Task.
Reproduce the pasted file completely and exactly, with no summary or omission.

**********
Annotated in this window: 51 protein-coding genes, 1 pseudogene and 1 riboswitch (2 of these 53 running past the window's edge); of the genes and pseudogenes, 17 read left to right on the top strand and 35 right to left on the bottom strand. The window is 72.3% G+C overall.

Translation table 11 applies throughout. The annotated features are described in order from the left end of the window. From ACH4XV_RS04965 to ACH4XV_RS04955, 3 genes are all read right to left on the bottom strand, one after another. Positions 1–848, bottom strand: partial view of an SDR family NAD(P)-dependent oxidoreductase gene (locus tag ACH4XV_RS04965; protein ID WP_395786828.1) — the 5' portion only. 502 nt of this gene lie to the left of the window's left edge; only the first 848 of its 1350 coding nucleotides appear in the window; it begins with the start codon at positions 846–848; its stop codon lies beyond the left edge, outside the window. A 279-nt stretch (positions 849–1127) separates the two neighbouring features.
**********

Annotated in this window: 51 protein-coding genes, 1 pseudogene and 1 riboswitch (2 of these 53 running past the window's edge); of the genes and pseudogenes, 17 read left to right on the top strand and 35 right to left on the bottom strand. The window is 72.3% G+C overall.

Translation table 11 applies throughout. The annotated features are described in order from the left end of the window. From ACH4XV_RS04965 to ACH4XV_RS04955, 3 genes are all read right to left on the bottom strand, one after another. Positions 1–848, bottom strand: partial view of an SDR family NAD(P)-dependent oxidoreductase gene (locus tag ACH4XV_RS04965; protein ID WP_395786828.1) — the 5' portion only. 502 nt of this gene lie to the left of the window's left edge; only the first 848 of its 1350 coding nucleotides appear in the window; it begins with the start codon at positions 846–848; its stop codon lies beyond the left edge, outside the window. A 279-nt stretch (positions 849–1127) separates the two neighbouring features.